The fabrics are created by John Robshaw and unlike many today that are old traditional prints, these are reinterpretations of them. This means that inspiration comes from the traditional but they are original, modern and gorgeous!
I am usually one to go for the ‘old’, the textile with a story but John Robshaw has managed to still keep that, and add ‘sparkle’. He does this by respecting the traditional methods of painting and print-making, keeping the intended meanings of the fabrics (to tell stories) and still valuing the mistakes that mark a hand-printed fabric and as he puts it “records the human hand.”
These pictures (above) are from his video. Click here to view it.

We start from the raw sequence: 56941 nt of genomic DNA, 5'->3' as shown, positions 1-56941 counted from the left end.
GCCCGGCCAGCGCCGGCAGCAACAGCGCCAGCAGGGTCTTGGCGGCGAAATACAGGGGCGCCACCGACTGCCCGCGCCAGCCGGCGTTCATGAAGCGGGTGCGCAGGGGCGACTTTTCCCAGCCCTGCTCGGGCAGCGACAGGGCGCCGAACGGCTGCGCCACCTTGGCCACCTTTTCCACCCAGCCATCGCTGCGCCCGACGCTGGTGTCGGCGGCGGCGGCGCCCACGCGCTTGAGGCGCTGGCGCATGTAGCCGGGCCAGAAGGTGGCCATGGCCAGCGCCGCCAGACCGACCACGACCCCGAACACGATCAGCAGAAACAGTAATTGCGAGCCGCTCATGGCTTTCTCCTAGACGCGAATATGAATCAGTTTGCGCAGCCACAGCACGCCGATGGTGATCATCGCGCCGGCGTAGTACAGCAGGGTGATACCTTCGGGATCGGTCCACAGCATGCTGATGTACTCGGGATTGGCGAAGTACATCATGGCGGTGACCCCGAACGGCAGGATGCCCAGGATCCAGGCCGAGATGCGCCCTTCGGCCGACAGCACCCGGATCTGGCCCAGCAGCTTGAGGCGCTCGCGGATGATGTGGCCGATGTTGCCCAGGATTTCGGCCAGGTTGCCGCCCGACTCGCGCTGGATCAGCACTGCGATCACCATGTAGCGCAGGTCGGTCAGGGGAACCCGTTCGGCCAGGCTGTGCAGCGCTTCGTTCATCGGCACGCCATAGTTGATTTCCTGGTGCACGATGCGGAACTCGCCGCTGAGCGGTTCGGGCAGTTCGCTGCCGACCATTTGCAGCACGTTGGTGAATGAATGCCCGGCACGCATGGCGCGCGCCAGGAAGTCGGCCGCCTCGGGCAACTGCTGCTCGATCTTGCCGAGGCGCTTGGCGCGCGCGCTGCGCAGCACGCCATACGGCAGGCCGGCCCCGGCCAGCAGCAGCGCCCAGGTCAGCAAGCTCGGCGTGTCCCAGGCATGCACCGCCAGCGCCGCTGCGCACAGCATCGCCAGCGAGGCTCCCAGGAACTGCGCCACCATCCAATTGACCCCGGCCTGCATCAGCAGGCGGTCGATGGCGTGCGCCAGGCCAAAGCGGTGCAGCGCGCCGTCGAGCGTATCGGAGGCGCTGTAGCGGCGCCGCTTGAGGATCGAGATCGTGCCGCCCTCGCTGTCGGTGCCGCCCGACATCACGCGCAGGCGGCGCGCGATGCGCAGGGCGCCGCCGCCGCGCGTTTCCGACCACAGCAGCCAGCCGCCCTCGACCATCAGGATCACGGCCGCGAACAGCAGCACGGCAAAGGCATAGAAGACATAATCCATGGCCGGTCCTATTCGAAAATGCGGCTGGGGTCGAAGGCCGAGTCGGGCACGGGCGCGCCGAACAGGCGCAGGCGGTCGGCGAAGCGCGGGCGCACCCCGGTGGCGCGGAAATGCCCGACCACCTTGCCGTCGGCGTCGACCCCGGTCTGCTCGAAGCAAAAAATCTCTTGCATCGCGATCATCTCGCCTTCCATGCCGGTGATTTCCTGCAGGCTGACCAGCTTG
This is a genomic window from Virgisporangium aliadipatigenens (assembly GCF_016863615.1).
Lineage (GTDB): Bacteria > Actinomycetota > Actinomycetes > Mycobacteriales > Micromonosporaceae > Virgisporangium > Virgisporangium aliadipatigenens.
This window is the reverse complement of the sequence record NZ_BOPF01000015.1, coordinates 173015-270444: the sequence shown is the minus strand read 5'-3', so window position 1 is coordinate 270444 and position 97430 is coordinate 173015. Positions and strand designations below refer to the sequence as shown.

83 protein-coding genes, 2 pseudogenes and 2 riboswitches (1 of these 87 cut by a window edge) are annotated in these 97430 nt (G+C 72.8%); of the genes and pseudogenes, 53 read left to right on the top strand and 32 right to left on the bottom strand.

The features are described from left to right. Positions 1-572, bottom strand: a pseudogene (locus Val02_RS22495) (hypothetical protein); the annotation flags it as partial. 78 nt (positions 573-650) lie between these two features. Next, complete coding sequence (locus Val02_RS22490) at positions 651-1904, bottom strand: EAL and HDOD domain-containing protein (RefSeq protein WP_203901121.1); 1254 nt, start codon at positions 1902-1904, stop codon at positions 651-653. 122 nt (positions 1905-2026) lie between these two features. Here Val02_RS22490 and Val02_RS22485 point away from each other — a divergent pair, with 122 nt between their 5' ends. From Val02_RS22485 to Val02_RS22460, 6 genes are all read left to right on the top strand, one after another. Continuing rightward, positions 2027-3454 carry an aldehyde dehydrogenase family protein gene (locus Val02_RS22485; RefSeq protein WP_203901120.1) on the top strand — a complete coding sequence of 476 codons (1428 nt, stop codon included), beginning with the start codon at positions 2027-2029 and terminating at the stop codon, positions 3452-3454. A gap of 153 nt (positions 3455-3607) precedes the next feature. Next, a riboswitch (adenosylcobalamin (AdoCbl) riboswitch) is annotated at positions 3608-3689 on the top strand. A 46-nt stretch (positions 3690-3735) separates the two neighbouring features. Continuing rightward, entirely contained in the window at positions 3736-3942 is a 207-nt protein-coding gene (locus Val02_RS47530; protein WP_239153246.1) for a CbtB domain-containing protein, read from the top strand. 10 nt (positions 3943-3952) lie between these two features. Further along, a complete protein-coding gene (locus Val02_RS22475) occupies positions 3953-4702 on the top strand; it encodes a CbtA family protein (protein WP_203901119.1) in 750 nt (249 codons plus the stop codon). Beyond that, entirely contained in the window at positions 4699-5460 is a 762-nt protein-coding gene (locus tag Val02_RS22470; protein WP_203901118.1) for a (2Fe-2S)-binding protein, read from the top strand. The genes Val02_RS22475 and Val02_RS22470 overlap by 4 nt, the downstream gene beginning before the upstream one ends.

Another ‘drawing-in’ point for me was that he went to India to learn about Indigo dyeing. This is one of my big dreams!!! Just reading how he describes the indigo dyeing and woodblock printing process makes me go all dreamy eyed:
â€œItâ€™s so simple and natural. You touch a woodblock to wet clay and then to the fabric. After the clay dries, you dip the cloth into the indigo vat and the clay stays on. One dip gives the fabric a sky-blue color, two dips and it deepens to cobalt, three dips and itâ€™s a saturated midnight blue. Then the fabric is laid out to dry in the sun and later the clay is washed off. The dyer says the indigo vats are like a mistress because they need constant attention. I was completely fascinated by the dyeing and printing processes, as well as how the finished product is used. Textiles become intimate companions in daily life, whether as a pillow, bedcover or sarong.â€